“It is very eye-opening when they tell you “positive” and you have to give a list of every person you have come in contact with. A list of everyone that you could have unknowingly infected.” – Susan W, a nurse at a major Boston hospital system
Hospital work is stressful every day. However, the stress during a pandemic as unpredictable and devastating as COVID-19, defies comprehension from the outside world. We had the chance to speak with two nurses, one recently diagnosed with the virus and another who is currently virus-free but faces that fear each shift.
Susan is an outpatient nurse at a major Boston hospital system. She loves her patients and her job, but lately has been telecommuting from her apartment.
“I was diagnosed with COVID-19 after exhibiting very few of the classic symptoms,” Susan explains. “I did not have a cough or fever, it felt more like a sinus infection. If I had not been working in a hospital, I’m not sure I would’ve qualified for testing. But they were being safe for the sake of my patients.”
Susan’s absence leaves a hole in an already understaffed unit as nurses who have ICU or Emergency Room experience are being called out to their units to help.
“I work with nurses who have previously worked in the ICU or ER and they are being called up. However, these are not people in most cases who are used to using ventilators. In a normal emergency room, respiratory therapists are called in to treat patients with breathing issues. Now, these nurses have a one-day training period to learn how to operate a ventilator because the respiratory therapists can’t be everywhere. It is all hands on deck”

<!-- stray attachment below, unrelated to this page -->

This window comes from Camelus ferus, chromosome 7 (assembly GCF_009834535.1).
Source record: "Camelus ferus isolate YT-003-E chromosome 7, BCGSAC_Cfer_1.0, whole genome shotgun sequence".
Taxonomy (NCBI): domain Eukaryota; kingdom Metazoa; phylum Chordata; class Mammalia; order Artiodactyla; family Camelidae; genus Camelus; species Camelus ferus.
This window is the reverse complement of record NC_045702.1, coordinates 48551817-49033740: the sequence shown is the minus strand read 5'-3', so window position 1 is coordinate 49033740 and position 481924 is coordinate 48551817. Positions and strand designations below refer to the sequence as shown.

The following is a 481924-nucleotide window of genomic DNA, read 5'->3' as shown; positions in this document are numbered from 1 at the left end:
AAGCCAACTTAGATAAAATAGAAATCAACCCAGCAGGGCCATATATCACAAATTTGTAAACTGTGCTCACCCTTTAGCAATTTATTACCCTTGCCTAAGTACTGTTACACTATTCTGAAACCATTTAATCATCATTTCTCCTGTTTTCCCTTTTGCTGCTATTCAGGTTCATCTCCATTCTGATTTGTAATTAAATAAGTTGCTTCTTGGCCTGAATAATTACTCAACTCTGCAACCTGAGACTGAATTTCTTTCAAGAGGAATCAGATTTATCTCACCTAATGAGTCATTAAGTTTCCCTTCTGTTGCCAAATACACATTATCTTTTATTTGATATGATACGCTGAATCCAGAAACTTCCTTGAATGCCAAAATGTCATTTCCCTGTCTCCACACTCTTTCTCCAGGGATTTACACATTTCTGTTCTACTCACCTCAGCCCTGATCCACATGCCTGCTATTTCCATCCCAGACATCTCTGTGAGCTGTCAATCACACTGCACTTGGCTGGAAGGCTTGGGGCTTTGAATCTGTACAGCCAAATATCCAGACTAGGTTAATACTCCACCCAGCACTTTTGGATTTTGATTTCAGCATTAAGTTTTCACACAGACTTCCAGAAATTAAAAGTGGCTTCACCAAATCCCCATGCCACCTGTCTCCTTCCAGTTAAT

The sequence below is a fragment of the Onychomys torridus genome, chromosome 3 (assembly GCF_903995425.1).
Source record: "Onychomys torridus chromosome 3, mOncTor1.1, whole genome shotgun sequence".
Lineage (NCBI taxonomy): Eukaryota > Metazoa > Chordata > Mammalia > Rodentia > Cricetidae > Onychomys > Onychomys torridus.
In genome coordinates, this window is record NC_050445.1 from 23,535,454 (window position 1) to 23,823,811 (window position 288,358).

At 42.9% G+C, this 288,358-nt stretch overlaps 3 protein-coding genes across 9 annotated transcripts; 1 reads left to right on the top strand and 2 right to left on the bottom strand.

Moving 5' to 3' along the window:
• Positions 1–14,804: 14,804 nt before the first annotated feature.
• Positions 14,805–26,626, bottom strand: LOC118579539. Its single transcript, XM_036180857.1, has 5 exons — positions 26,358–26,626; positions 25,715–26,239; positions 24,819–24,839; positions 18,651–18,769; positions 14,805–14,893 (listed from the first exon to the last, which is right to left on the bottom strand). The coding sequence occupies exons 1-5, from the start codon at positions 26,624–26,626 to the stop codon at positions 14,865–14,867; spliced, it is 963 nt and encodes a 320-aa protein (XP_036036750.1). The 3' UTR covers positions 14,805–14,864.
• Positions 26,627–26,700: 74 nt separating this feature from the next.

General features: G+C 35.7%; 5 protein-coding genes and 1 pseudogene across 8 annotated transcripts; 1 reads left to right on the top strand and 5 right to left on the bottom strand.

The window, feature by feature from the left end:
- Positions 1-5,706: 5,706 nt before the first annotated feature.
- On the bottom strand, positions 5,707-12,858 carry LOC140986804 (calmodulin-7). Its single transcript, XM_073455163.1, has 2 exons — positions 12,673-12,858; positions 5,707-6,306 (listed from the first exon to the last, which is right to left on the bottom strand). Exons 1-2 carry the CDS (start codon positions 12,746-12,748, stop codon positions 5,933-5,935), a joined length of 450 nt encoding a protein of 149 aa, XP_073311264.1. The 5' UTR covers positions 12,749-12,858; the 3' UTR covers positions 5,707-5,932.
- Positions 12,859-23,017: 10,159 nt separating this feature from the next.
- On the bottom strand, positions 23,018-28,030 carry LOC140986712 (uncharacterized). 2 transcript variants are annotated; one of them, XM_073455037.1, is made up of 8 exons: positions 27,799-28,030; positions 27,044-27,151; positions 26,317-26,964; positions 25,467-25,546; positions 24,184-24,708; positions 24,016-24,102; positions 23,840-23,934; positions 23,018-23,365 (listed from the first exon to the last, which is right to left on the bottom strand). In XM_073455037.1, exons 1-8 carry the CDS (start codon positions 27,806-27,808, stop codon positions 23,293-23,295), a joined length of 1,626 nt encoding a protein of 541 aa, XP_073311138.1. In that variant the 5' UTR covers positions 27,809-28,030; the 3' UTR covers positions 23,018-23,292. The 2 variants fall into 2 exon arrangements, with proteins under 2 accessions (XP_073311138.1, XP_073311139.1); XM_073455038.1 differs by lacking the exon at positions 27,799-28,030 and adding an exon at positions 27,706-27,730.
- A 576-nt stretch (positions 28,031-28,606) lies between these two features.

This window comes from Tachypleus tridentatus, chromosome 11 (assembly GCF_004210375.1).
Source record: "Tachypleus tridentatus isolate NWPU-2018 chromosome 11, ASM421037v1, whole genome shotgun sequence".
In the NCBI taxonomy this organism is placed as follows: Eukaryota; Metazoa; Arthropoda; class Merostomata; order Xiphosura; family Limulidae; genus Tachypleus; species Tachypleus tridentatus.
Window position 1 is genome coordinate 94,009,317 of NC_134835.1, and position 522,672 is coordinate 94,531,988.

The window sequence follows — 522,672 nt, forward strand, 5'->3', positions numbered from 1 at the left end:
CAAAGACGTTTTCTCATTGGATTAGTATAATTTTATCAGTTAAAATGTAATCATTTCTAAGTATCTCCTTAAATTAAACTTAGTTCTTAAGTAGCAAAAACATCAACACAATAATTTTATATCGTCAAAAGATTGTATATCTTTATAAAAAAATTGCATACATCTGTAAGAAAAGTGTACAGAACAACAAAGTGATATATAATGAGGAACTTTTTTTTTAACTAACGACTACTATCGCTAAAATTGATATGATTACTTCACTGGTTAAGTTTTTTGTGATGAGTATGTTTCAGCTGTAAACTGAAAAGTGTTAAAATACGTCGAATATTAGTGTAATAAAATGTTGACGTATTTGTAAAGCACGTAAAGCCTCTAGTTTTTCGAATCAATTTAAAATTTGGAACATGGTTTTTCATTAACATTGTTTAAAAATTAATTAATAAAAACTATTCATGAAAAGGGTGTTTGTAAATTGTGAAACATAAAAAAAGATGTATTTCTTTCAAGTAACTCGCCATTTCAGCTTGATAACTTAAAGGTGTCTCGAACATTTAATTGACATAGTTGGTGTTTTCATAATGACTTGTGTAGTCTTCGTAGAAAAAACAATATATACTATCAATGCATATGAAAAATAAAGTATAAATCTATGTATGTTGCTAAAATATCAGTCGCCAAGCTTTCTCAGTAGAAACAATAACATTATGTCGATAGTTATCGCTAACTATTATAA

Her best advice to the general public? “Pretend you have it and act like you are infected all the time.”
Diane, a Neonatal Intensive Care Unit nurse in Washington D.C. echoes that sentiment, “our protocols are updating every day because there is so much we don’t know. The one thing we do know is that you can’t be too careful even if you are not in the medical field.”
What the average person can’t see, is the extraordinary and laborious steps hospital workers take to keep themselves from being the next patient.
“The hospital has designated entrances now, “ Diane explains. “We enter and consider everything we are wearing to be infected from that moment forward. Your temperature is checked every two hours for the length of the shift. You bring your own masks to supplement what you are given because there just isn’t enough.”
Homemade masks have become the norm and Diane tried to order from a local crafter but “The seller eventually said that even if I gave her the elastic I had as a trade for a few of her masks, she would not have enough to masks to give me any.”
So, Diane followed a tutorial and made her own from cloth that she had in the house. “Now I know that I have enough masks no matter what happens with the supplies at the hospital.”
And what happens is something even professionals can’t answer but they are realistic. And that reality is grim, “I will probably get reinfected,” says Susan. “I mean that’s just the way this thing works when you are in the thick of it like I am.”
Get Real Health has launched an international turnkey telehealth solution to help providers address the COVID-19 crisis while enabling virtual connections for other patients in need, learn more about Talk With Your Doc >.